When the cake is thoroughly cooled, combine the lemon juice and icing sugar in a small bowl and spoon it gently over the cake. The glaze will be thin and will soak in like a syrup.
    Serve at any time of the day.

PS. See Molly’s quote above? I am happy to say that came true for me… I ate slices of this cake with friends in our house, and left the heater off. :-) A nice feeling indeed!

Fuss-free fettuccine

    Fuss-free fettuccine
    1 bowl cooked fettuccine, cooked until al dente
    1/4 lemon
    Flakes of parmesan cheese
    Dribble of olive oil
    A pat of butter (optional)
    Dried basil (optional)
    1 egg (optional)
    Black pepper
    Over a bowl of warm fettuccine, dribble a swirl of olive oil, add in the butter if using, and give it a quick toss.
    Add in the parmesan flakes. Squeeze the lemon wedge over the pasta, rub some dried basil between your fingers over it, season with salt and pepper to taste. Toss again.
    Gently poach an egg just the way you like it (I like mine with a firm white and runny yolk, though I am no expert egg-poacher so I just have to eat what I come up with) and place it on top of the pasta.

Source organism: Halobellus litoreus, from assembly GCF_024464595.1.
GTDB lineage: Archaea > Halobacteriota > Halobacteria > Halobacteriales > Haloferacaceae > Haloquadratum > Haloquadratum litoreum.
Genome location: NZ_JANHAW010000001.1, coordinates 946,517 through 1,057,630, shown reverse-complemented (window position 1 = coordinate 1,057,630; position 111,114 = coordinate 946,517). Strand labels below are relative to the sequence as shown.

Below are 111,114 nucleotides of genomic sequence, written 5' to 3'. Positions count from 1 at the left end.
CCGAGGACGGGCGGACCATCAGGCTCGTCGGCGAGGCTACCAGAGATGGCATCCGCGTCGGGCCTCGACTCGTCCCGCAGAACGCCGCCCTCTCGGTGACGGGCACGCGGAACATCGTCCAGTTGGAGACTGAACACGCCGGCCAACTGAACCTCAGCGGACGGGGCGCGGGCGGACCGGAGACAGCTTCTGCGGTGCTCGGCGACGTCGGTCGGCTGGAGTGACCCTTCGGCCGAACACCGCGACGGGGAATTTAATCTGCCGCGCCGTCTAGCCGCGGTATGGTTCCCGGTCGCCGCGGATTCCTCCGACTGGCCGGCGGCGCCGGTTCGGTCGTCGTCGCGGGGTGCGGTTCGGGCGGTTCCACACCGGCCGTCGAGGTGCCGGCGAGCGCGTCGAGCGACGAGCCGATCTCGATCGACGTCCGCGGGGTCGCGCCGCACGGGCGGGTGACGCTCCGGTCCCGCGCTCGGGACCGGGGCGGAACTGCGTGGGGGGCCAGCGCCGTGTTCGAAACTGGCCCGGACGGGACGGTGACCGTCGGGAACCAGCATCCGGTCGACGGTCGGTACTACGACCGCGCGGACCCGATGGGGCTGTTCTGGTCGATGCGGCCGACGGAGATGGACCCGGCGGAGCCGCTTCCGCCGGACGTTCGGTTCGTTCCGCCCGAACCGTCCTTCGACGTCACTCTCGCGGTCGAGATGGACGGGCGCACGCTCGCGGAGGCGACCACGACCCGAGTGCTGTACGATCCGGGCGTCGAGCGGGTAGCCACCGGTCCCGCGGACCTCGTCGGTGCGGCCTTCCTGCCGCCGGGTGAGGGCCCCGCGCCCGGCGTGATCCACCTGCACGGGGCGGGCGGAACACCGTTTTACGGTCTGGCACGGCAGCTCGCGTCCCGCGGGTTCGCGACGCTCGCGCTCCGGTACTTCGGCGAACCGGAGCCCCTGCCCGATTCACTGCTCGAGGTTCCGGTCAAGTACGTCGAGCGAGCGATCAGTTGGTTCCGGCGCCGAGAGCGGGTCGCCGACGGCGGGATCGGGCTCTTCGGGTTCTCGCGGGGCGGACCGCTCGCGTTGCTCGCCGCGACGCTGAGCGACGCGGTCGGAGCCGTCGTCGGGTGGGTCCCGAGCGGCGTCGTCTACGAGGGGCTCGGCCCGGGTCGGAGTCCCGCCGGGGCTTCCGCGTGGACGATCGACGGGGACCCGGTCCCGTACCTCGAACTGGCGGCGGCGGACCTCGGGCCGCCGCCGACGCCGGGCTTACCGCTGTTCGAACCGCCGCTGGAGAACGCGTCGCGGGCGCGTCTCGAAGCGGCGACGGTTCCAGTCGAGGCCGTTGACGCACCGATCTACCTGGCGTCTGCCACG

Serve immediately. Instant gratification in a bowl.


Finally, a chance to use the Moroccan spices I bought in Morocco in December… a dash of olive oil, garlic, spices, lemon zest and lemon juice on some fresh tarakihi – yum!

A good risotto to conclude Risotto Season

Too much of anything is bad, but too much Champagne is just right.
~ Mark Twain

There’re a few dishes that are lovely to cook and to eat, but not in excess – and I am fast learning that risotto is one of them. For instance, I fashion meals with eggs all the time and never tire of them, but risotto… risotto is different. It’s beautiful, elegant and comforting, but it’s absolutely smothering if you have it too often (made the third one this month tonight – oops).